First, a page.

How (not!) to be a successful stay-at-home mom

Do you mind if I go off on a little rant for a minute?  Thanks.  It won’t be long, I promise.
As you know, I am a total newbie to Facebook.  So a little while ago, as I was trying to learn my way around Facebook, I entered Successful SAHM in the search bar.
OK, so yes, my shiny new page showed up.  So did a few other interesting SAHM/mom blogs, which I really enjoyed reading.
A LOT of what showed up was oily, bordering-on-scammy, work-from-home opportunities.  A lot of them direct sales companies, MLMs, or pyramid schemes.
Now hold on a minute.
A few years ago, I did a thorough, in depth research project on a number of direct sales companies and MLM (multi-level marketing) companies. Without digging through every detail, let me just say this:
1) A lot of states have laws against MLMs.  It’s one of the only crimes where the victims become the perpetrators.  Some of the states where they are illegal spell it out that if you recruit others as reps, you are liable just as much as the parent company.  Some MLMs have minimum amounts you have to order each month, which really eats away any potential earnings!
2) There used to be a list, I think on the FBI’s website, that listed companies that were set up as MLMs.  I was not able to locate it for this post, but if you go to the Federal Trade Commission’s website and search ‘pyramid’ you’ll get plenty of reading material on it!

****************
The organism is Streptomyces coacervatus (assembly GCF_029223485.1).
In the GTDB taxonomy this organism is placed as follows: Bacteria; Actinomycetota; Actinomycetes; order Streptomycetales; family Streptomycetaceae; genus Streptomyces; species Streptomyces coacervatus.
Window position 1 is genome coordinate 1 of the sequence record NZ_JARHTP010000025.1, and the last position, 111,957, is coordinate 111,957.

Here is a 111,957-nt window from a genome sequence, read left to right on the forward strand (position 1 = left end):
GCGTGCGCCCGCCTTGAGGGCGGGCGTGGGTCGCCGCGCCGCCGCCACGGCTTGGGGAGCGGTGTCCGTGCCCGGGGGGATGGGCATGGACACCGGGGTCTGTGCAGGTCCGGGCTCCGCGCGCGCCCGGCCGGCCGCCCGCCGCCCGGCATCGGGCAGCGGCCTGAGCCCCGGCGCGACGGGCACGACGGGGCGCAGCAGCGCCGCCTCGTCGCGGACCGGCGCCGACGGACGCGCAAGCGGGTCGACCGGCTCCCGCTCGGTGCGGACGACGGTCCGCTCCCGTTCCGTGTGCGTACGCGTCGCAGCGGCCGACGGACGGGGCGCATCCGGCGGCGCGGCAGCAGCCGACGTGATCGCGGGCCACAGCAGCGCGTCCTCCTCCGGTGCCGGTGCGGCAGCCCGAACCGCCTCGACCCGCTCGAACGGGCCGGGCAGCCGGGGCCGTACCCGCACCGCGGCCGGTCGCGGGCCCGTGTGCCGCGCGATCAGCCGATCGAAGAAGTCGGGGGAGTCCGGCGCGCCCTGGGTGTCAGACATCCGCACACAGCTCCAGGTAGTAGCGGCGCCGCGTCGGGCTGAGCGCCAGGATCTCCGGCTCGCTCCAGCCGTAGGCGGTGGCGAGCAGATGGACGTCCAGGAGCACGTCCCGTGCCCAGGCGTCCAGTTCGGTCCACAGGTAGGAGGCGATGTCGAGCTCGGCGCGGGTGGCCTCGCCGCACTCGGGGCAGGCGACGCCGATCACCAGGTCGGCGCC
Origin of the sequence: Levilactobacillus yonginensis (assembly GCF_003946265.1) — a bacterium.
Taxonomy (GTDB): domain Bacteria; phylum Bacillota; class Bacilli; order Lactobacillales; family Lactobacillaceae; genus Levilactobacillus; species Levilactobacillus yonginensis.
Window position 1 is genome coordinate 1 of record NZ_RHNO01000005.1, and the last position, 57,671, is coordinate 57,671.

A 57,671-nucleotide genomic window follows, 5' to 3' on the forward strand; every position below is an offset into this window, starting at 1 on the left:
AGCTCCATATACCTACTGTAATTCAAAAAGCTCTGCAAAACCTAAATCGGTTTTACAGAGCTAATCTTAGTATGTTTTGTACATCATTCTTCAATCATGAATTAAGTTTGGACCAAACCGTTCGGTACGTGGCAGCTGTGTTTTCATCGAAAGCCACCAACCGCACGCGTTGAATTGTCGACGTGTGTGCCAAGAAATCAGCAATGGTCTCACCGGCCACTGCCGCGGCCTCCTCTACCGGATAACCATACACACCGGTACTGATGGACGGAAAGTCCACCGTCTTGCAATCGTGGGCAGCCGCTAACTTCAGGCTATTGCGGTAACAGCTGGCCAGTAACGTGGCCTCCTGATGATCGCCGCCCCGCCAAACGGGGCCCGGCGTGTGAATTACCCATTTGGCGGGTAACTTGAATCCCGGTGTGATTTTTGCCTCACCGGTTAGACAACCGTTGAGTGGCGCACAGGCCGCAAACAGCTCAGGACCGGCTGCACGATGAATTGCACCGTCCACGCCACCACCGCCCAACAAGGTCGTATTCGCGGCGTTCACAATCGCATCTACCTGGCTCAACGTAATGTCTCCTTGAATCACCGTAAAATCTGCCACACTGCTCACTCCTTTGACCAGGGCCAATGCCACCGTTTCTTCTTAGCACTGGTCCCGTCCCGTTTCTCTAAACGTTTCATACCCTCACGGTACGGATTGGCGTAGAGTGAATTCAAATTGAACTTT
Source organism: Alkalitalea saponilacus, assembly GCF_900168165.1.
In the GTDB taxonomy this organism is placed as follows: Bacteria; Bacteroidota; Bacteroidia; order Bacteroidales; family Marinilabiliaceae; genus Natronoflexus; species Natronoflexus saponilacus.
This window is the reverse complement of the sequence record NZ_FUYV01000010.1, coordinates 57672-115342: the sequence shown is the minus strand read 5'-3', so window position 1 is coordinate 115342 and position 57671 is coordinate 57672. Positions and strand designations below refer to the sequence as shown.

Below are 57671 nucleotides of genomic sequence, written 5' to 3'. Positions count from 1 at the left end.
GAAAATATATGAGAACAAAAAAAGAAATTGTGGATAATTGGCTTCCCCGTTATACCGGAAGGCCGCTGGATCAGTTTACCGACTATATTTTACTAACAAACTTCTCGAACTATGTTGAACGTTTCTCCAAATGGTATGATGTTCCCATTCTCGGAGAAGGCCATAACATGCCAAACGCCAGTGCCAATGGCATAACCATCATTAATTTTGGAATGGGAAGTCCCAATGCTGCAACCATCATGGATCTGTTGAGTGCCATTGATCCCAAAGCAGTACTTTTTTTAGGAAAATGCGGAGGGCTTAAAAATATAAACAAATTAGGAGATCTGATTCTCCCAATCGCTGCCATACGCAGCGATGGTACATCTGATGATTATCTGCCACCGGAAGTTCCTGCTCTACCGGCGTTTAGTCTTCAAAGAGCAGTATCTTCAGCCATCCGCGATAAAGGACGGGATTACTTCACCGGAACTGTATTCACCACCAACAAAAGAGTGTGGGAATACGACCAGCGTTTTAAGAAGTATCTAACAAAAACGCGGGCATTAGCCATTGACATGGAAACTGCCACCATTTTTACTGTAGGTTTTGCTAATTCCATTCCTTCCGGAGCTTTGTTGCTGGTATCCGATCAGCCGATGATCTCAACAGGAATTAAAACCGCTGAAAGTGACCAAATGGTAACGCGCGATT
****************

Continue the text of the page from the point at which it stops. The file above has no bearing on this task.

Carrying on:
3)  Do the cold hard math.  Often, the companies advertise how much they have paid out to their associates, but forget to mention how many associates they have.  So if last month they sent checks out for 2 MILLION DOLLARS to their reps, they’ll be sure to tell you that.  But if they have 20,000 reps…that’s an average of $100 per rep, and you can bet that there’s a few top-earners and a lot less for the rest.
But the biggest problem?  The idea that to be a successful stay-at-home mom we need to be involved in some time-consuming sales thing. We don’t.
We want to be successful, and for me that means running my household well.  Keeping my little tribe eating healthy.  Making sure we all have clean clothes to wear.  Teaching good habits and instilling a good work ethic.
Some days we do better than others. Some days we find it deeply rewarding, and some days we feel like we’ve been hit by a train.
And yes, some days we wish we could contribute more to the financial well-being of the family.  Years ago I set myself to sell enough homemade things on Ebay to say that I had contributed one mortgage payment.
But getting involved in a snake-oil pyramid scheme is not my definition of success.